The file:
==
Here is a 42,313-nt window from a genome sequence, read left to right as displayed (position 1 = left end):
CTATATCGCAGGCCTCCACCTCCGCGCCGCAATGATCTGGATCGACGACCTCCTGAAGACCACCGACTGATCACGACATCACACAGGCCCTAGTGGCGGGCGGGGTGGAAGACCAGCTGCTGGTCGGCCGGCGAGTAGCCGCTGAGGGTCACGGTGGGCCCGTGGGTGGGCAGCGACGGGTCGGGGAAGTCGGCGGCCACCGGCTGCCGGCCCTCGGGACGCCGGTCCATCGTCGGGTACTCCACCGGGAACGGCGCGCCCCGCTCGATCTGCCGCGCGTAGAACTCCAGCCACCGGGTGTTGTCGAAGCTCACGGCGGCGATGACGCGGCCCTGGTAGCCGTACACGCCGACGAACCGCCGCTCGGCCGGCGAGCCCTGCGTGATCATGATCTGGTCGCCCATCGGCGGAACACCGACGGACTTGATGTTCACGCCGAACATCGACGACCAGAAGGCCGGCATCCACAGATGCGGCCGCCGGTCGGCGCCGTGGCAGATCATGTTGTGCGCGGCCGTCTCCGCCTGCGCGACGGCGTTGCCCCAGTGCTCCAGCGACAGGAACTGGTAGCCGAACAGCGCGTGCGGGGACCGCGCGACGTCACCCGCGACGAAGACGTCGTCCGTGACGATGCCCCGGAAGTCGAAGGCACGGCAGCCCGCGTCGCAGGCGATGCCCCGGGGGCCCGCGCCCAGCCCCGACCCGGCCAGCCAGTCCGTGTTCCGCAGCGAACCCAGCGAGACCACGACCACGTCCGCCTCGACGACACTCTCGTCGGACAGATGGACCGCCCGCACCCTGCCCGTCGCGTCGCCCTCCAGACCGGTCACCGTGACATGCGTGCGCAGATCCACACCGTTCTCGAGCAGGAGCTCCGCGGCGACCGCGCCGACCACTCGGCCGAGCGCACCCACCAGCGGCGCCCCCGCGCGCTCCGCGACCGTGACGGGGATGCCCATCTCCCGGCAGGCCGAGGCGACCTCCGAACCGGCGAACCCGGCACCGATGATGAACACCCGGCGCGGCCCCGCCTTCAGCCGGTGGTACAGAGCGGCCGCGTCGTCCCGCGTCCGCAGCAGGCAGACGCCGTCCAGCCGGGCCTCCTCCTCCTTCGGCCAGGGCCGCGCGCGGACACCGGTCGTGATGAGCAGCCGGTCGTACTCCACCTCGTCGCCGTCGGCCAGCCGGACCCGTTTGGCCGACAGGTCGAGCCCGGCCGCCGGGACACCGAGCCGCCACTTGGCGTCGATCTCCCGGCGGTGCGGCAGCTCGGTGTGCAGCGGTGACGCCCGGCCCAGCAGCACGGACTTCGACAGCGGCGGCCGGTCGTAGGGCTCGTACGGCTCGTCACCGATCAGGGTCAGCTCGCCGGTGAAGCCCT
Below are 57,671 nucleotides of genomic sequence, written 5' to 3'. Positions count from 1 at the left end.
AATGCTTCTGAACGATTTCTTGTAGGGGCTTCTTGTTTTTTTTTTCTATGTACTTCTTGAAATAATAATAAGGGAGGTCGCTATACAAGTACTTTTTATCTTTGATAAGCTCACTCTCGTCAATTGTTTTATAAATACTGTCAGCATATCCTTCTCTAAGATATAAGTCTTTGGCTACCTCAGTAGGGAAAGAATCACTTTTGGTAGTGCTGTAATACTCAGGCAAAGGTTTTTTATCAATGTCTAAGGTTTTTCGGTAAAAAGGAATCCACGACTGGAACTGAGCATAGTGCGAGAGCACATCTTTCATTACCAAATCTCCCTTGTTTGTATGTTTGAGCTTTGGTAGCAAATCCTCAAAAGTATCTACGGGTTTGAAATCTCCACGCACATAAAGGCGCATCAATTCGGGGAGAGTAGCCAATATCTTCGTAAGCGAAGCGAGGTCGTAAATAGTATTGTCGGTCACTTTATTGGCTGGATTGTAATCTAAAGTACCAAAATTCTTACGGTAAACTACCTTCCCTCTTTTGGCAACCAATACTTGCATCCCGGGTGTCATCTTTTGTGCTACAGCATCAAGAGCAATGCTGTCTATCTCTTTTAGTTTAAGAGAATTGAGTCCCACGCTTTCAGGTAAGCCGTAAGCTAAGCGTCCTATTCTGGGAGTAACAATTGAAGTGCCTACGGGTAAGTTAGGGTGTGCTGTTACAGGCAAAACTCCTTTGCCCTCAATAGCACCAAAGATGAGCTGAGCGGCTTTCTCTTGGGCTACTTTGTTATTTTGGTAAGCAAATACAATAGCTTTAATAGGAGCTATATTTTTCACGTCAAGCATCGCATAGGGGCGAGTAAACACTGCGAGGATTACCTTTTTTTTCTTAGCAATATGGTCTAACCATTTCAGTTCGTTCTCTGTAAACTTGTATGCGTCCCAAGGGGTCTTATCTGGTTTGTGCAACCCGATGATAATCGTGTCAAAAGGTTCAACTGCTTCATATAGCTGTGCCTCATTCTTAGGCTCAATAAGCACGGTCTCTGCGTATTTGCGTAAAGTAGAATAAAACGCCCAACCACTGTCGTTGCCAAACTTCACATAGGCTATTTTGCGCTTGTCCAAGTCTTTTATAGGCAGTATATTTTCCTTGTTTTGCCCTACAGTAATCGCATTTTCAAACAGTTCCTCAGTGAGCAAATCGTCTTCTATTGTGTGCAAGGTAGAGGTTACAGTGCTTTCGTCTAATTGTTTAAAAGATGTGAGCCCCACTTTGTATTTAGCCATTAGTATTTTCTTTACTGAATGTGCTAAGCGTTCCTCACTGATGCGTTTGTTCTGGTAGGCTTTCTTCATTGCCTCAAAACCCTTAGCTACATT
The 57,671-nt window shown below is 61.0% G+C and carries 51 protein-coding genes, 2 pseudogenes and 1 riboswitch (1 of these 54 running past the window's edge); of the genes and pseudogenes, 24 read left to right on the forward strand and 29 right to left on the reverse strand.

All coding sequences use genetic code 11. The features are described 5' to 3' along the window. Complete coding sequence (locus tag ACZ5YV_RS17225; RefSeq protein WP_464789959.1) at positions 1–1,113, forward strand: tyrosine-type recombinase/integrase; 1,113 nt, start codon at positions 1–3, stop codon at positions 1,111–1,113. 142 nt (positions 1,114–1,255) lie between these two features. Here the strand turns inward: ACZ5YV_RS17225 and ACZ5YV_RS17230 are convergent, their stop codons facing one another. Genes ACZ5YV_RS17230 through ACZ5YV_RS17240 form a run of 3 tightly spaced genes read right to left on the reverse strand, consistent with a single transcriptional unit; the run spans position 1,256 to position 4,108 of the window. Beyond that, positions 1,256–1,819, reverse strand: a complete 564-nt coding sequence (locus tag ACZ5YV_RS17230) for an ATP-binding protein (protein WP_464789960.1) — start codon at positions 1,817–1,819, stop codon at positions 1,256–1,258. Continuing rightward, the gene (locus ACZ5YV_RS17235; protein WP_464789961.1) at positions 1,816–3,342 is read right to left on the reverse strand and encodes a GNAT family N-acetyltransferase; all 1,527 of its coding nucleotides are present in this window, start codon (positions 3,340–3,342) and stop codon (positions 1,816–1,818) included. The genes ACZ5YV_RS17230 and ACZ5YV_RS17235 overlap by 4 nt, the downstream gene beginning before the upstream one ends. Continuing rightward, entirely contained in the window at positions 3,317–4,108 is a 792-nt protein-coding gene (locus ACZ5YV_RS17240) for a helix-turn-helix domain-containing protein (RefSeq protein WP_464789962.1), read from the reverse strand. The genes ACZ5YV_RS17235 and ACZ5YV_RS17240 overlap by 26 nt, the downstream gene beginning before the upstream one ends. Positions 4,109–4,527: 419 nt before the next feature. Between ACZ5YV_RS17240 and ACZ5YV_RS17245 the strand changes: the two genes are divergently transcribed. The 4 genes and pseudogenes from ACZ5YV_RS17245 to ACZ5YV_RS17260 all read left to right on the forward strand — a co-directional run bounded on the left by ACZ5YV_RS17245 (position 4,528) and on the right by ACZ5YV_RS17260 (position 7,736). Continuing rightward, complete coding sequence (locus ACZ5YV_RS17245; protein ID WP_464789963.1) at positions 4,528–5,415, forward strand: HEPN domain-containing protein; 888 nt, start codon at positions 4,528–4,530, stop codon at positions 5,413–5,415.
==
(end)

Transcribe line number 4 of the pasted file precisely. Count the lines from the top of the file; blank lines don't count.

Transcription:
AATGCTTCTGAACGATTTCTTGTAGGGGCTTCTTGTTTTTTTTTTCTATGTACTTCTTGAAATAATAATAAGGGAGGTCGCTATACAAGTACTTTTTATCTTTGATAAGCTCACTCTCGTCAATTGTTTTATAAATACTGTCAGCATATCCTTCTCTAAGATATAAGTCTTTGGCTACCTCAGTAGGGAAAGAATCACTTTTGGTAGTGCTGTAATACTCAGGCAAAGGTTTTTTATCAATGTCTAAGGTTTTTCGGTAAAAAGGAATCCACGACTGGAACTGAGCATAGTGCGAGAGCACATCTTTCATTACCAAATCTCCCTTGTTTGTATGTTTGAGCTTTGGTAGCAAATCCTCAAAAGTATCTACGGGTTTGAAATCTCCACGCACATAAAGGCGCATCAATTCGGGGAGAGTAGCCAATATCTTCGTAAGCGAAGCGAGGTCGTAAATAGTATTGTCGGTCACTTTATTGGCTGGATTGTAATCTAAAGTACCAAAATTCTTACGGTAAACTACCTTCCCTCTTTTGGCAACCAATACTTGCATCCCGGGTGTCATCTTTTGTGCTACAGCATCAAGAGCAATGCTGTCTATCTCTTTTAGTTTAAGAGAATTGAGTCCCACGCTTTCAGGTAAGCCGTAAGCTAAGCGTCCTATTCTGGGAGTAACAATTGAAGTGCCTACGGGTAAGTTAGGGTGTGCTGTTACAGGCAAAACTCCTTTGCCCTCAATAGCACCAAAGATGAGCTGAGCGGCTTTCTCTTGGGCTACTTTGTTATTTTGGTAAGCAAATACAATAGCTTTAATAGGAGCTATATTTTTCACGTCAAGCATCGCATAGGGGCGAGTAAACACTGCGAGGATTACCTTTTTTTTCTTAGCAATATGGTCTAACCATTTCAGTTCGTTCTCTGTAAACTTGTATGCGTCCCAAGGGGTCTTATCTGGTTTGTGCAACCCGATGATAATCGTGTCAAAAGGTTCAACTGCTTCATATAGCTGTGCCTCATTCTTAGGCTCAATAAGCACGGTCTCTGCGTATTTGCGTAAAGTAGAATAAAACGCCCAACCACTGTCGTTGCCAAACTTCACATAGGCTATTTTGCGCTTGTCCAAGTCTTTTATAGGCAGTATATTTTCCTTGTTTTGCCCTACAGTAATCGCATTTTCAAACAGTTCCTCAGTGAGCAAATCGTCTTCTATTGTGTGCAAGGTAGAGGTTACAGTGCTTTCGTCTAATTGTTTAAAAGATGTGAGCCCCACTTTGTATTTAGCCATTAGTATTTTCTTTACTGAATGTGCTAAGCGTTCCTCACTGATGCGTTTGTTCTGGTAGGCTTTCTTCATTGCCTCAAAACCCTTAGCTACATT